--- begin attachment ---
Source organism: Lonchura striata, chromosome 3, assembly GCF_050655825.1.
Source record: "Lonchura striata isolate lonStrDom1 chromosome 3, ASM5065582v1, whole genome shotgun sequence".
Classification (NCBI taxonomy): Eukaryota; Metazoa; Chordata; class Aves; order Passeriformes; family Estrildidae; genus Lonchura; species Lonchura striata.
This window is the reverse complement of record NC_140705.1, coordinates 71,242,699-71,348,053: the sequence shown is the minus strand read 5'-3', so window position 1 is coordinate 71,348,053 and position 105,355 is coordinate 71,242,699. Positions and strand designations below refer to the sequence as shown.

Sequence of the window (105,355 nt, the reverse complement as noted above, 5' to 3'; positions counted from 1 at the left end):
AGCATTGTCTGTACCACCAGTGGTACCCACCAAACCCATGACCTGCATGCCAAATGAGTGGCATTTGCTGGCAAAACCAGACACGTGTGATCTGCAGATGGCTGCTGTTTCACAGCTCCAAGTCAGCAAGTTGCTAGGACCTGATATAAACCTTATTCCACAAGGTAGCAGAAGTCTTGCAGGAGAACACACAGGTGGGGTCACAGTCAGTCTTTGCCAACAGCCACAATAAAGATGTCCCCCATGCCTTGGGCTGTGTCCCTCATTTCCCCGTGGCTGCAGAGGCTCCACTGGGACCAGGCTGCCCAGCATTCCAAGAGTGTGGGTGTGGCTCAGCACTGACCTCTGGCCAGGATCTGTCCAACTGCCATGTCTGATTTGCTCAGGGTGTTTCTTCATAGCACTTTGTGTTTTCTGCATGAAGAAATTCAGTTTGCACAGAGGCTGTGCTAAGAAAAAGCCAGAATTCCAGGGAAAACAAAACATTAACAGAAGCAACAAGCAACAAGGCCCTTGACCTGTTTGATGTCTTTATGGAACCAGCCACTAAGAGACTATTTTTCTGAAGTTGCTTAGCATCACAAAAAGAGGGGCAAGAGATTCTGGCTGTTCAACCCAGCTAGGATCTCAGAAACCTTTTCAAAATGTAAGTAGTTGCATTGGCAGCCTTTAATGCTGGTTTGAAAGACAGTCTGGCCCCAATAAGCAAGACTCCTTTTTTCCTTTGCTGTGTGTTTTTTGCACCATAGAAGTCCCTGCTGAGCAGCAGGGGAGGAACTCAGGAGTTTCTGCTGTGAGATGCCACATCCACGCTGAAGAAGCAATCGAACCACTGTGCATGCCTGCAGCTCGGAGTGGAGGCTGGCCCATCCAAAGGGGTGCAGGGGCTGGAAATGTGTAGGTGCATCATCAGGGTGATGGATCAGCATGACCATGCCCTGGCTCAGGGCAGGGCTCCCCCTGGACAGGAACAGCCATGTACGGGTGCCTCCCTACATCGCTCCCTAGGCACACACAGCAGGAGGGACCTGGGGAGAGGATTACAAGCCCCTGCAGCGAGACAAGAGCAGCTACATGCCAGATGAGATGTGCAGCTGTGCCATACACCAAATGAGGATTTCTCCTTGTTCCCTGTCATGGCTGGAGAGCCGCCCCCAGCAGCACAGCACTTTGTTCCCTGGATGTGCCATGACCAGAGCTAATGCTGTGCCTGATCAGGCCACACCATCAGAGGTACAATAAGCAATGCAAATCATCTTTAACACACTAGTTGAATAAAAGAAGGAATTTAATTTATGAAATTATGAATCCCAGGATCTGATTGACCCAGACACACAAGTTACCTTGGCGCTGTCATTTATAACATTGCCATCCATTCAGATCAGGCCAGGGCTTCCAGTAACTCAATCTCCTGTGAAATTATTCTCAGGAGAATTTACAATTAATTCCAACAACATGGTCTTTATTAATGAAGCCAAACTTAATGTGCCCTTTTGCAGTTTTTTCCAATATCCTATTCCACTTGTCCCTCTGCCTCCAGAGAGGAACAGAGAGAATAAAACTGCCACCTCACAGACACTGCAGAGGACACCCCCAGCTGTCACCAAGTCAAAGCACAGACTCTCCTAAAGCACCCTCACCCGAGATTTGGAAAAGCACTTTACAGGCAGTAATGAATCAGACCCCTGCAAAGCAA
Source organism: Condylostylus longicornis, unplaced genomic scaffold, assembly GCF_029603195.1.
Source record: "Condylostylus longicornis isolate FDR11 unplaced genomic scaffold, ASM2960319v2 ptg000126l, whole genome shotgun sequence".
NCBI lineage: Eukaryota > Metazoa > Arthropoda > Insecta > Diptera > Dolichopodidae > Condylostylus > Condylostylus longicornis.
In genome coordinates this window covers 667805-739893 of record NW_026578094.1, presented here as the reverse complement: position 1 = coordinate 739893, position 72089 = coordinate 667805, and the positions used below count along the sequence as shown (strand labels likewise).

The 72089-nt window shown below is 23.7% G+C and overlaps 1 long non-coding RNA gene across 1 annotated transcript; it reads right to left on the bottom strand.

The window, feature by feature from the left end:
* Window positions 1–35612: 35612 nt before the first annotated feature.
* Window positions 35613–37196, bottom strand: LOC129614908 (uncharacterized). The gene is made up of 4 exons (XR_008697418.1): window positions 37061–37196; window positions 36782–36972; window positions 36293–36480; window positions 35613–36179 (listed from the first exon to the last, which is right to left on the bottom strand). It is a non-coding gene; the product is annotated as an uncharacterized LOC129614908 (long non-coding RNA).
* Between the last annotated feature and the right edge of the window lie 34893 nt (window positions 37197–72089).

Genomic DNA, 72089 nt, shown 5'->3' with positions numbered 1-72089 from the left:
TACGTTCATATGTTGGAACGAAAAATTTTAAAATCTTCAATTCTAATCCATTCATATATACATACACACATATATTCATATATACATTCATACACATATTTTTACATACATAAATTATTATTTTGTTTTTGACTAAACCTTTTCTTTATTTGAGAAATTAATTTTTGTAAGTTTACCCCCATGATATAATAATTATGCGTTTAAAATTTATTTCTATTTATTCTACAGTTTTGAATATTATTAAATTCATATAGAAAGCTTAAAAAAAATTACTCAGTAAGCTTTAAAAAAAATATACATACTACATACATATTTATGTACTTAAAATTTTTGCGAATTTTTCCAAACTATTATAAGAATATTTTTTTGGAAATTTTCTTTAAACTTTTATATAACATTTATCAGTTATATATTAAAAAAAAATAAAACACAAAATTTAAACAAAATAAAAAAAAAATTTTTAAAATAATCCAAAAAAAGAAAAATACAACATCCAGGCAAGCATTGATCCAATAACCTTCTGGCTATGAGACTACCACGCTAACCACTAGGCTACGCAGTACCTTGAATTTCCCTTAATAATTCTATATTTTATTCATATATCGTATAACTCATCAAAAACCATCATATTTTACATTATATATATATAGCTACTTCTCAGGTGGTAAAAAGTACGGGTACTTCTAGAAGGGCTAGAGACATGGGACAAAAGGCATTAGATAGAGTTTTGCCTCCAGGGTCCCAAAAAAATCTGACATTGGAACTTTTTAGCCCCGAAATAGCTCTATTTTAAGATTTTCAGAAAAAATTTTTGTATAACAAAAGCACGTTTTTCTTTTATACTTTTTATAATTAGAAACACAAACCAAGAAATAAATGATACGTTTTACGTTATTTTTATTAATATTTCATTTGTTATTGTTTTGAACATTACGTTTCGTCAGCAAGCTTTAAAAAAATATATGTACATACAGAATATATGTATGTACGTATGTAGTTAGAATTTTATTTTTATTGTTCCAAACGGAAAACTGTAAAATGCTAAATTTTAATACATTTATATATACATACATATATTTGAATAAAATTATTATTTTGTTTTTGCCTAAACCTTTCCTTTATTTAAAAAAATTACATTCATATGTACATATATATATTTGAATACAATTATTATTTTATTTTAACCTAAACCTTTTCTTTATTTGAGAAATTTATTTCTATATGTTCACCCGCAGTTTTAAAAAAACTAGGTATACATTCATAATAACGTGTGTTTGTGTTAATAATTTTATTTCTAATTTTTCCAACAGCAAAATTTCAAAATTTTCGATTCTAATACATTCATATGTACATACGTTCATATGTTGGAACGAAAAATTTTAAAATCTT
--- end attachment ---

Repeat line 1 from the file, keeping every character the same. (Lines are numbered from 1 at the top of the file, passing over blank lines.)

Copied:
Source organism: Lonchura striata, chromosome 3, assembly GCF_050655825.1.